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Wrestling with the Canon

Authority in The Changing Light at Sandover
  • Piotr K. Gwiazda
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Part of the American Literature Readings in the 21st Century book series (ALTC)

Abstract

The poems Merrill wrote before The Changing Light at Sandover combine cultivated aestheticism and discreet autobiography, a discernible sense of craft and a tacit confessional impulse that make the intricacies of personal life their primary subject matter. This is certainly the thematic scope of “The Book of Ephraim,” the trilogy’s first installment, based on Ouija board séances conducted between the mid-1950s and the mid-1970s with a “GREEK JEW / BORN AD 8 at XANTHOS” (CLS, 8).1 In the course of the ninety-two-page poem, Ephraim instructs Merrill and Jackson about the reincarnation cycle, the afterlife’s nine stages, and its elaborate system of “patrons” and “representatives.” The two mediums also communicate with their dead friends and family members like Dutch poet Hans Lodeizen, experimental film director Maya Deren, and the poet’s father, financial tycoon Charles E. Merrill. Much of “The Book of Ephraim” concerns the ups and downs of Merrill’s relationship with Jackson, his companion also acting as his artistic collaborator.2 Following an alphabetical arrangement into twenty-six sections, the first volume conveys Merrill’s mixed reactions about his occult enterprise, features the characters of the novel in which he originally intended to describe his experiences at the board, and chronicles some of his travels over the two-decade period.

Keywords

Homosexual Identity Utopian Vision Liberal Imagination Fall Angel Ouija Board 
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Notes

  1. 6.
    For more about the relationship between twentieth-century poetry and the occult, see Timothy Materer, Modernist Alchemy: Poetry and the Occult (Ithaca: Cornell University Press, 1995);Google Scholar
  2. Helen Sword, Ghostwriting Modernism (Ithaca: Cornell University Press, 2002);Google Scholar
  3. and Devin Johnston, Precipitations: Contemporary American Poetry as Occult Practice (Middletown: Wesleyan University Press, 2002).Google Scholar
  4. 7.
    Alan Sinfield, Cultural Politics — Queer Reading (London: Routledge, 1994), 64.Google Scholar
  5. 8.
    Sigmund Freud, Three Essays on the Theory of Sexuality, trans. James Strachey (New York: Avon, 1962), 87.Google Scholar
  6. 9.
    Dean says: “In the form of polymorphous infantile sexuality, perversion precedes the norm, and therefore normal sexuality—that is, reproductive genital heterosexuality—represents a deviation or falling away from perversion.” Beyond Sexuality (Chicago: University of Chicago Press, 2000), 234–35 (Dean’s emphasis).Google Scholar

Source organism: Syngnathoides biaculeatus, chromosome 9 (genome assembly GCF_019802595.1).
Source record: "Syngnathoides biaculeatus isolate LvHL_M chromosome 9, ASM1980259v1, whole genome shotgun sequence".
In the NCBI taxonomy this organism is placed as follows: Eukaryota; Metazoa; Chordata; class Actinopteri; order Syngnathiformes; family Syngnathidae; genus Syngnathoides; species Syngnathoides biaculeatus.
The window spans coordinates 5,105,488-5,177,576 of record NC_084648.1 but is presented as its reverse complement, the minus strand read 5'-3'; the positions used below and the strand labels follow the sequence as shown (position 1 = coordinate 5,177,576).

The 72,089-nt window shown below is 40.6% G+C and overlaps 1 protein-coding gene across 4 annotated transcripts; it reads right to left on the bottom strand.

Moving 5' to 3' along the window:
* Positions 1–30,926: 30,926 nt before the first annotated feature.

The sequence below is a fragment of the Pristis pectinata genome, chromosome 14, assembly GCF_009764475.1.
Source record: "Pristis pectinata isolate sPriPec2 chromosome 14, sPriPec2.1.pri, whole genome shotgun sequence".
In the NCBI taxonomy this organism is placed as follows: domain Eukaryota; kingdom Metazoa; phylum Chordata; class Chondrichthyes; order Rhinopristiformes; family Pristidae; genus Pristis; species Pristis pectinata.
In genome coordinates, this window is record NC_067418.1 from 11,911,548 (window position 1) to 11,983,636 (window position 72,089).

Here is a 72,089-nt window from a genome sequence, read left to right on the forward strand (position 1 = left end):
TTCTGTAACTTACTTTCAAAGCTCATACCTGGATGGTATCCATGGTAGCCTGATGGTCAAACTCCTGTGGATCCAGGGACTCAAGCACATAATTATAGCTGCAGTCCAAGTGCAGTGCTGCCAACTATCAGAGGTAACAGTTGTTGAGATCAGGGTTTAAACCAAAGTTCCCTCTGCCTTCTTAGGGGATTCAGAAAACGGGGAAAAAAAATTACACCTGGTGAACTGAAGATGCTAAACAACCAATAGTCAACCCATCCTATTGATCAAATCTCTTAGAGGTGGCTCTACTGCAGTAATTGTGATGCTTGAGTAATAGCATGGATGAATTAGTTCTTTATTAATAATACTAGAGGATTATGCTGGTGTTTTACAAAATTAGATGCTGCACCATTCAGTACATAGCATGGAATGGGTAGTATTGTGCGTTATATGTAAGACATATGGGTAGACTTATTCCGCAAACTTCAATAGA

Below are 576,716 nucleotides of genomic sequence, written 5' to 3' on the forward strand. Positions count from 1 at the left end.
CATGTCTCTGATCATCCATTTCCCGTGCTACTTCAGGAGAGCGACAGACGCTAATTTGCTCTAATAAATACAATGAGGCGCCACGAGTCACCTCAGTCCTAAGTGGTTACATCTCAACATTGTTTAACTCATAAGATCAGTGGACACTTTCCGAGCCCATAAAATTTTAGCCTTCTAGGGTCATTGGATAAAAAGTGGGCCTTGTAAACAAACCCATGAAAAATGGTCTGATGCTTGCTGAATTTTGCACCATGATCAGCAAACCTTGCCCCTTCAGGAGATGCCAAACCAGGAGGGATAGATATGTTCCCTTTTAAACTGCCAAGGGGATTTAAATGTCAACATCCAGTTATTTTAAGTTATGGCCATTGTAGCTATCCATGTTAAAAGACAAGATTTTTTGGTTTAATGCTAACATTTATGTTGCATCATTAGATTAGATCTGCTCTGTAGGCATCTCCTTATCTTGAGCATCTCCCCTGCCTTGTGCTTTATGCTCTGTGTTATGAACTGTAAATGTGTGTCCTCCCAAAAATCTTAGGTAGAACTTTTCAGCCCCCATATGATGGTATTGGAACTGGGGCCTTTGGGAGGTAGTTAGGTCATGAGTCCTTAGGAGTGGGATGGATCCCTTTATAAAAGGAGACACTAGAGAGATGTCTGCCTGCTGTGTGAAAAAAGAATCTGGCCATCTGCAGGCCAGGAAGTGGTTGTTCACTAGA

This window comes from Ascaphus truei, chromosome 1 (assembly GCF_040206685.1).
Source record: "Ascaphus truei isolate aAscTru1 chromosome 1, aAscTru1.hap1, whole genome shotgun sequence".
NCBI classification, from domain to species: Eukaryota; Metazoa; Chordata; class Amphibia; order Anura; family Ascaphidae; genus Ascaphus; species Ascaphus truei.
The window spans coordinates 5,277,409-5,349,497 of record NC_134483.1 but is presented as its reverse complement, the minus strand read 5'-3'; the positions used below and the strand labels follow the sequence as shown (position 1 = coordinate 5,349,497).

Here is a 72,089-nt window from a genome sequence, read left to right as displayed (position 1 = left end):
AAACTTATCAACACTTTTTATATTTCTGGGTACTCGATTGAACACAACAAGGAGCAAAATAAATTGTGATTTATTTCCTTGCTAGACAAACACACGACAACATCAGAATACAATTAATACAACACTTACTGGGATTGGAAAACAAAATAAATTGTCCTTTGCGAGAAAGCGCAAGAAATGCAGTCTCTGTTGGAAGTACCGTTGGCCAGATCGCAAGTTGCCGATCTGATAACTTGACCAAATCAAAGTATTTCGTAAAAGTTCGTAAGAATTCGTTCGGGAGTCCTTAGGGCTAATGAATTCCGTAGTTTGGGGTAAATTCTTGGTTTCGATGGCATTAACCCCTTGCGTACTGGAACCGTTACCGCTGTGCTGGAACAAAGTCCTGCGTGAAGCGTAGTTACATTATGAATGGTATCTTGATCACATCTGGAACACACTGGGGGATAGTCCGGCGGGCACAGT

7. 10.
    Henry Abelove, Deep Gossip (Minneapolis: University of Minnesota Press, 2003), 1–20. Abelove quotes Freud’s well-known “Letter to an American Mother,” written in response to a woman concerned about her son’s homosexual tendencies: “Homosexuality is assuredly no advantage, but it is nothing to be ashamed of, no vice, no degradation; it cannot be classified as an illness; we consider it to be a variation of the sexual function, produced by a certain arrest of sexual development. Many highly respectable individuals of ancient and modern times have been homosexuals, several of the greatest men among them (Plato, Michelangelo, Leonardo da Vinci, etc.). It is a great injustice to persecute homosexuals as a crime—and a cruelty, too” (Ibid., 1–2).Google Scholar
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    Quoted in Annamarie Jagose, Queer Theory: An Introduction (New York: New York University Press, 1996), 37.Google Scholar
  11. 14.
    D.L. Macdonald, “Merrill and Freud: The Psychopathology of Eternal Life,” Mosaic 14 (1986): 161. In his essay Macdonald discusses aspects of Sandover alongside Freud’s “Psychoanalytic Notes on an Autobiographical Account of a Case of Paranoia (Dementia Paranoides),” which links his homosexual patient Daniel Paul Schreber’s redeemer fantasies with his struggle for parental acceptance.Google Scholar
  12. 16.
    In response to C.A. Buckley’s question about the childlessness motif in “The Book of Ephraim,” Merrill says: “I think there’s a kind of genetic imperative we all feel. Even happily married couples who decide not to have children have a terribly hard time to go through. With me it didn’t clear away. I never had a mother in mind for a child, but by my mid-thirties I was still thinking if I am going to be a father now is the time to do something about it.” “Exploring The Changing Light at Sandover,” interview by C.A. Buckley, Twentieth-Century Literature 38, no. 4 (1992): 418.CrossRefGoogle Scholar
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  18. 30.
    Plato, Symposium, trans. Robin Waterfield (Oxford: Oxford University Press, 1994), 52.Google Scholar
  19. 31.